Cristina Kirchner Argentine ex-president faces new probe over bombing

The new decision reopens a murky case that has dogged Kirchner since her presidency.

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A man stands in front of a memorial to the 86 victims of the 1994 terrorist bombing that razed the AMIA Jewish communnity center in Buenos Aires play

A man stands in front of a memorial to the 86 victims of the 1994 terrorist bombing that razed the AMIA Jewish communnity center in Buenos Aires

(AFP/File)
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An Argentine appeals court ordered a new investigation Thursday into charges that ex-president Cristina Kirchner obstructed a probe into a 1994 bombing that killed 85 people at a Jewish community center.

She is accused of conspiring to protect high-ranking Iranian officials suspected of ordering the Lebanese Shiite militant group Hezbollah to carry out the attack.

Kirchner, Argentina's president from 2007 to 2015, allegedly received oil and trade benefits from Iran in exchange for signing off on a deal that enabled the suspects to avoid prosecution.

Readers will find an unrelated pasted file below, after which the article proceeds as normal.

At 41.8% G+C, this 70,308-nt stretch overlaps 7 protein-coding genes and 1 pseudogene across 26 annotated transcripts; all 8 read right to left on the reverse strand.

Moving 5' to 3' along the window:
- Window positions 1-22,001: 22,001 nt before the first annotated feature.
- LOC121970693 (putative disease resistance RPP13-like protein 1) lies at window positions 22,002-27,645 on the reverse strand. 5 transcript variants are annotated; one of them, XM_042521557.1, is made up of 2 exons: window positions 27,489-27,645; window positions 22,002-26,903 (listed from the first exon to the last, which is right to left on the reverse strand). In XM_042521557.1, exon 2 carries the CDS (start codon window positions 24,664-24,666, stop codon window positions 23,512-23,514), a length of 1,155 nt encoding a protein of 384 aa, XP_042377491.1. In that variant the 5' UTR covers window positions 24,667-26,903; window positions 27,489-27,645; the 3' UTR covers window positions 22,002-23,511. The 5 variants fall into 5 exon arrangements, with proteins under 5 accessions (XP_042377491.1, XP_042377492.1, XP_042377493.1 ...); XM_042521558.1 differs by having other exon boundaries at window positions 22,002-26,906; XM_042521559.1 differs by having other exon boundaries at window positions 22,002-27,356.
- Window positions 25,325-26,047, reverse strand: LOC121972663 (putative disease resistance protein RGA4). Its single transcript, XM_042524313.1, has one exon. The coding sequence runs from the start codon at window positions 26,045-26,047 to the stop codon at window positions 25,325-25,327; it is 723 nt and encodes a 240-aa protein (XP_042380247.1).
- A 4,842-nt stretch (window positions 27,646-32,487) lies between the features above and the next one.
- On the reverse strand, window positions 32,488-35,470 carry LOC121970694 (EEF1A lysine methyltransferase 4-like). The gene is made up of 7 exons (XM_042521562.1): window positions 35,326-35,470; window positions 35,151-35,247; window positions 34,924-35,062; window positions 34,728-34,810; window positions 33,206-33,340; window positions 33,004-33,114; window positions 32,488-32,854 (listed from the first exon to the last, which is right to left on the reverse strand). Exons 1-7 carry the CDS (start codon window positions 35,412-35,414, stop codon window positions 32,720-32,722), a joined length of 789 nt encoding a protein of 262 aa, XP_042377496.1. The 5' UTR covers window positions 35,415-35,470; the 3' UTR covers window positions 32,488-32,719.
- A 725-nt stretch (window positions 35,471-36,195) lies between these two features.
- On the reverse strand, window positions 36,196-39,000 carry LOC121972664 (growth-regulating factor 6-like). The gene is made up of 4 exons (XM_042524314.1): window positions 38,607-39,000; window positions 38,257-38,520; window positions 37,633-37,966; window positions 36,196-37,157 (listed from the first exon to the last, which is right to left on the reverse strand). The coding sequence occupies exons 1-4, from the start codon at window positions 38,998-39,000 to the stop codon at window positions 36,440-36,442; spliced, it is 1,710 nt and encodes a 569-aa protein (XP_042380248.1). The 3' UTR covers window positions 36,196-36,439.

The accusations were first leveled by the late prosecutor Alberto Nisman, who was found dead the night before he was due to present them to Congress in January 2015.

Iran has denied involvement in the attack. Kirchner likewise denies the allegations against her.

Four lower courts had thrown the case out on grounds there was no evidence a crime had been committed.

But the new decision reopens a murky case that has dogged Kirchner since her presidency, a day after she was charged in a separate corruption case.

The three judges also ordered the case be removed from the court of their colleague Daniel Rafecas and transferred to a randomly selected judge.

Rafecas threw out the original request to reopen Nisman's case, brought by the Delegation of Argentine Jewish Associations (DAIA).

The unsolved bombing at the Argentine Jewish Mutual Association (AMIA) in Buenos Aires was the deadliest terror attack in Argentine history.

It still haunts the country two decades later.

No one has been convicted for the bombing, which wounded 300 people.

Nisman's death also remains unsolved nearly two years on.

The case was transferred in September to federal investigators, who are now tasked with determining whether it was a suicide or homicide.

Nisman, who had ordered arrest warrants for Iranian officials, including ex-president Akbar Hashemi Rafsanjani, was found dead on his bathroom floor with a bullet through his head.

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